If the fog is not so dense, it can still add a lot of atmospheres. Find an open view, like here at this riverbank. Again, try and find additional interest in your composition such as a clear subject to focus on or some foreground interest to lead the eye into the scene. Alternatively, experiment with natural framing by trees, branches and leaves for a more intimate feel.
“Cold Days – Warm Hearts” Canon 70D, ISO 400, 18mm, f8, 1/15
When the fog finally begins to lift, you can experience some remarkable conditions. The light turns golden yellow when the sun hits the ice crystals as freezing fog lifts and you can capture some stunning moments. Go to a favourite view and wait for the light to reveal itself. Once lifted, freezing fog leaves behind a coating of fine ice crystals on every surface. These are magical conditions where trees turn white, but they do not last long. The crystals fall off with the slightest breeze and melt quickly in the sun.
“A Frosty Crossing” Canon 70D, ISO 100, 105mm, f8, 6 secs
Nature photographers who are skilled at capturing the stunning detail of flowers need not give up photography during winter either. There is an exceptional beauty to be found in the ice crystals that form during a hoar frost. The crystals are larger when there is plenty of water vapor in the air, so have a look near bodies of water or after freezing fog. If mobility is a problem, you may find great subjects in your own garden or local parkland. If you own a good macro lens, you can create simple beautiful images with just single leaves or dead flower heads coated in crystals. You will need to work handheld to get a good composition. Move slowly in a quiet area as you can easily shake the fragile crystals off leaves.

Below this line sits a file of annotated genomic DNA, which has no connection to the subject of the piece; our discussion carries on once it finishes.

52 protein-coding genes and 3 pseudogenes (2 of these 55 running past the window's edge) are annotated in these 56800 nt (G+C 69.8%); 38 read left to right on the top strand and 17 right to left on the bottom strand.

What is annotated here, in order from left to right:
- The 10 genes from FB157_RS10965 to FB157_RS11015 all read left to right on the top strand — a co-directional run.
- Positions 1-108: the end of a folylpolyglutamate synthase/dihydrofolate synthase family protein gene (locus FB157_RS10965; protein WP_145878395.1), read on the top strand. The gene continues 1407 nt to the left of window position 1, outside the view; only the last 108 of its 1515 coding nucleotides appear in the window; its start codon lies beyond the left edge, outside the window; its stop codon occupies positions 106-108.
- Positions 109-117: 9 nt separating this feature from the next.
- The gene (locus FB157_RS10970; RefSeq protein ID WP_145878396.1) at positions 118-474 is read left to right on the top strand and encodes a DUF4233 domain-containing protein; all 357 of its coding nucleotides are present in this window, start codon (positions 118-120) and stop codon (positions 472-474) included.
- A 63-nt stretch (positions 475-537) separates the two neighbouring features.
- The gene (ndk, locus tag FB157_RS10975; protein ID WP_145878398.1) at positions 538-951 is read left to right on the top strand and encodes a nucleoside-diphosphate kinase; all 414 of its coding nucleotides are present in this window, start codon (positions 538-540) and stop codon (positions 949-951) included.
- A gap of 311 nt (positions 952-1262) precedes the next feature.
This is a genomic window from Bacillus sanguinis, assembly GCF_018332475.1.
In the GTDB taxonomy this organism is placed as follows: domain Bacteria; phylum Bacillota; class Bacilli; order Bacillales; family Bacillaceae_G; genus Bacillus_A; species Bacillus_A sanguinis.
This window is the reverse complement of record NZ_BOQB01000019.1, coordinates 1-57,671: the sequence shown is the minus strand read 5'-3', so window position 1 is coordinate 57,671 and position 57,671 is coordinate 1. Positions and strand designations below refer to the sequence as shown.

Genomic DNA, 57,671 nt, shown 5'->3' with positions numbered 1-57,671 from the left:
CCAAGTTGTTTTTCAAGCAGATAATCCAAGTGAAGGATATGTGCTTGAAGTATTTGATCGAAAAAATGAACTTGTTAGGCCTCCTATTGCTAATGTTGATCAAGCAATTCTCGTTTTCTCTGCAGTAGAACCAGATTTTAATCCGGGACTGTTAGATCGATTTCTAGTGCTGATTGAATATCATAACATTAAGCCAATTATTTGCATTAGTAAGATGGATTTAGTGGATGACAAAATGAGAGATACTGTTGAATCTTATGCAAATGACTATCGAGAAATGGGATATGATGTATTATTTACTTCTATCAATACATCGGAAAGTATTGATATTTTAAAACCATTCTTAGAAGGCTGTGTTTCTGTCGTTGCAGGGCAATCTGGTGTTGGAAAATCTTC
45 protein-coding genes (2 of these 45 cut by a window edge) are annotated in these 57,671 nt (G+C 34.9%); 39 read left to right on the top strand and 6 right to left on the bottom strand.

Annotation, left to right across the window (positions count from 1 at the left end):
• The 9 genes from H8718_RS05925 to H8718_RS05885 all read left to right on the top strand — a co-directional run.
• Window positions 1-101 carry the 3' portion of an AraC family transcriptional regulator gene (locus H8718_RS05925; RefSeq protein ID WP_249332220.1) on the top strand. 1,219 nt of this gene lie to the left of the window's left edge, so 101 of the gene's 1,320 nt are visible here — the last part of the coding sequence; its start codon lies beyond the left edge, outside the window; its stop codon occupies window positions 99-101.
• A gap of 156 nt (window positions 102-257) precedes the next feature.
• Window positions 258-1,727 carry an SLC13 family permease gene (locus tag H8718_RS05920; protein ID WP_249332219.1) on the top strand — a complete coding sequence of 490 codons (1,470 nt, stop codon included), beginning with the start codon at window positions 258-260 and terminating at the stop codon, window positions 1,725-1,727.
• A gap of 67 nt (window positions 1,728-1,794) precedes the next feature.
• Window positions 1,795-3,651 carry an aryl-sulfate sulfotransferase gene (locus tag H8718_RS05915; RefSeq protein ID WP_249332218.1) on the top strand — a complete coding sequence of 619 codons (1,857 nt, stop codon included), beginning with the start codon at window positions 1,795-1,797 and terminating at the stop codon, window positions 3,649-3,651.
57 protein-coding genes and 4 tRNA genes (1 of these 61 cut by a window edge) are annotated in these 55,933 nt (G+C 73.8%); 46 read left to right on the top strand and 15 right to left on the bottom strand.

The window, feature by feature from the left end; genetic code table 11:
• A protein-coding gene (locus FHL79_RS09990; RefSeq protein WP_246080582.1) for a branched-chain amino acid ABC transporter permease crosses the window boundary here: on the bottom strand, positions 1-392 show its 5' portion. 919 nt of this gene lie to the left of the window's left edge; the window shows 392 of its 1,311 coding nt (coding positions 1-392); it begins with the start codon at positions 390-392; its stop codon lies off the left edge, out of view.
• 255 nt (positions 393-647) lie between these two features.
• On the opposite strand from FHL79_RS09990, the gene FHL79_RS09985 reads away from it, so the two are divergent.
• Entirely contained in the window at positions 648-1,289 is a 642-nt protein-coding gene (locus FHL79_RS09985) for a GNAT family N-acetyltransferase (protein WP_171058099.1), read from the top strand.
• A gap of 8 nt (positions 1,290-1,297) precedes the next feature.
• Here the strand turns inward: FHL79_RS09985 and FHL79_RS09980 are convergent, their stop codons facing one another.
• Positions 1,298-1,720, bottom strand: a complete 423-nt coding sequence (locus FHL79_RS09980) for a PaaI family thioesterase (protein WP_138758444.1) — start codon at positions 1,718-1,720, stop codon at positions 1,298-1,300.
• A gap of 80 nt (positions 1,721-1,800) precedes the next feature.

“Crystalline” Canon 70D, ISO 100, 105mm, f8, 1/40
“Barbed Bronze” Canon 70D, ISO 800, 105mm, f8, 1/200
Wrap up: It should be obvious but wrap up warm. Wear strong waterproof shoes or boots with sturdy grips. You don’t want to be slipping around while carrying your gear and you certainly don’t want wet feet. Wear gloves and/or keep your hands in pockets as much as you can. Your hands will get cold when handling the camera or tripod.